Maxine S. Domingos, on Her Behalf and As Administratrix Ofthe Estate of Frank S. Domingos, Plaintiff-appellant,united States of America, Defendant-appellee, 35 F.3d 555 (4th Cir. 1994)Annotate this Case
Before WILKINS and WILLIAMS, Circuit Judges, and SHEDD, United States District Judge for the District of South Carolina, sitting by designation.
Clifford Leon Lee, II, BARTON & LEE, Fayetteville, North Carolina, for Appellant.
Patricia Jane Reedy, Trial Attorney, Torts Branch, Civil Division, UNITED STATES DEPARTMENT OF JUSTICE, Washington, D.C., for Appellee.
ON BRIEF: Frank W.
Hunger, Assistant Attorney General, Jeffrey Axelrad, Director, Torts Branch, Civil Division, UNITED STATES DEPARTMENT OF JUSTICE, Washington, D.C., for Appellee.
Maxine S. Domingos brought this medical malpractice action against the United States under the Federal Tort Claims Act (FTCA), 28 U.S.C.A. Secs. 2671-2680 (West 1965 & Supp.1994), alleging that the negligence of United States Army physicians proximately caused the death of her husband, Frank Domingos. The district court dismissed the action in part and granted summary judgment in part. We affirm.
In 1984, army physicians performed two invasive surgical procedures on Frank Domingos, an army retiree. During each procedure, Mr. Domingos received blood transfusions. Shortly after the second of these procedures, Mr. Domingos allegedly began experiencing symptoms consistent with acquired immunodeficiency syndrome (AIDS). In 1986, Mr. Domingos requested that he be tested for the human immunodeficiency virus (HIV). He tested positive for HIV and was treated for AIDS and its symptoms until his death in 1989.
Mrs. Domingos promptly filed an administrative claim with the Department of the Army, alleging that Mr. Domingos had contracted AIDS "as a result of negligence in the procurement of blood for the blood transfusions during the operation." The Army denied the claim. Thereafter, Mrs. Domingos filed this action in district court. In her proposed pretrial order, she set forth her allegations of negligence as follows: (1) negligent introduction of AIDS into Mr. Domingos' body; (2) negligent introduction of hepatitis B into Mr. Domingos' body; (3) failure to inform Mr. Domingos that he had hepatitis B prior to his death; and (4) failure to timely diagnose Mr. Domingos as having AIDS.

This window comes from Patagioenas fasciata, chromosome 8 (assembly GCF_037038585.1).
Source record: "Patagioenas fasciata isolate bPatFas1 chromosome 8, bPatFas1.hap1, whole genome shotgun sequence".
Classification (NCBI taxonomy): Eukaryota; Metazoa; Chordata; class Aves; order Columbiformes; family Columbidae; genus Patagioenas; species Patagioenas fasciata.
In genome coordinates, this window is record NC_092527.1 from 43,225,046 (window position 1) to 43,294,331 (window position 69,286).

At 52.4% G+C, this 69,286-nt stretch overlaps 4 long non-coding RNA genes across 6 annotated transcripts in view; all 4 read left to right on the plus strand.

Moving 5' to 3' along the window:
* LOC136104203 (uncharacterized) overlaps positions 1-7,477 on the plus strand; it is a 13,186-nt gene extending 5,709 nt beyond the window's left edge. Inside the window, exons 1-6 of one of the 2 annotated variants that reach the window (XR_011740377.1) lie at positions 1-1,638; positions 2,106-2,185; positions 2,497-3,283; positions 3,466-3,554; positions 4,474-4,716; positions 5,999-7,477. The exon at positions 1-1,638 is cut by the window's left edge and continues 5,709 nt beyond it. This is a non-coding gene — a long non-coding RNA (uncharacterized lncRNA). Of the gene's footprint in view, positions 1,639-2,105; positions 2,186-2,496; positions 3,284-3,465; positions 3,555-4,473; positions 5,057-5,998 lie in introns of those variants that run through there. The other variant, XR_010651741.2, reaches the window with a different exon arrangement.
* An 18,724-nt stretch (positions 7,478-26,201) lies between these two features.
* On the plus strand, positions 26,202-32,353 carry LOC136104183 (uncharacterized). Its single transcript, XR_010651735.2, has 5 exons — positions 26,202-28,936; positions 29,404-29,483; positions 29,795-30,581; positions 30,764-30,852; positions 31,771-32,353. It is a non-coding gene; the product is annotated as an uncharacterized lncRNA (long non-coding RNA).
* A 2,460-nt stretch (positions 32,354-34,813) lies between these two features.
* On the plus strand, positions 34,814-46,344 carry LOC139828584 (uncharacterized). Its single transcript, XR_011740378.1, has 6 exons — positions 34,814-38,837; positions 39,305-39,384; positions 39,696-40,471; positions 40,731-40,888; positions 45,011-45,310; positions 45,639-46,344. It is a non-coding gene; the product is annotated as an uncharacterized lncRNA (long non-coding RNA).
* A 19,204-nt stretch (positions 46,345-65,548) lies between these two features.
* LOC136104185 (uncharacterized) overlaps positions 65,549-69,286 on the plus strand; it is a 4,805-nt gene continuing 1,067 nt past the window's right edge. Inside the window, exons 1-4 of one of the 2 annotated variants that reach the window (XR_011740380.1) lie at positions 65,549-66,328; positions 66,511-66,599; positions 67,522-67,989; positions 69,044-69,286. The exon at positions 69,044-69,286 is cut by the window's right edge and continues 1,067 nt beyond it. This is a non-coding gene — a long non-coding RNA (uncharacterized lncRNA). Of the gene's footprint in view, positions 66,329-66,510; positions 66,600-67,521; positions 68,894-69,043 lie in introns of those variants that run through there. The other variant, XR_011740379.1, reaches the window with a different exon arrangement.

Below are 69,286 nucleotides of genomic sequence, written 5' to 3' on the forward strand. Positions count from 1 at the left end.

The district court dismissed the second, third, and fourth claims without prejudice, reasoning that it lacked subject matter jurisdiction over those allegations because Mrs. Domingos had failed to raise them in her administrative claim as required by the FTCA. See 28 U.S.C.A. Sec. 2675(a) (West Supp.1994). The court further concluded that summary judgment was proper on Mrs. Domingos' remaining claim of negligent screening for HIV. The primary basis for the grant of summary judgment was that Mrs. Domingos' own experts testified in their depositions that no clinical test for detecting HIV in blood existed in 1984 when Mr. Domingos allegedly acquired the virus through a blood transfusion. Her experts further testified that they had no opinion as to whether the army hospitals were otherwise negligent in screening potential blood donors or in giving Mr. Domingos blood transfusions.
After carefully reviewing the record, we conclude that the district court properly dismissed the negligent diagnosis and two hepatitis claims for lack of subject matter jurisdiction. We additionally conclude that the court properly granted summary judgment to the Government on Mrs. Domingos' claim of negligent introduction of HIV. Therefore, we affirm on the reasoning of the district court.* See Domingos v. United States, No. 91-43-CIV-3-H (E.D.N.C. Nov. 1, 1993).
The order of the district court indicates that the district judge determined that the conduct of Mrs. Domingos' counsel also justified the dismissal of the entire cause of action pursuant to Federal Rule of Civil Procedure 16(f). Because we affirm on other grounds, we need not consider this potential issue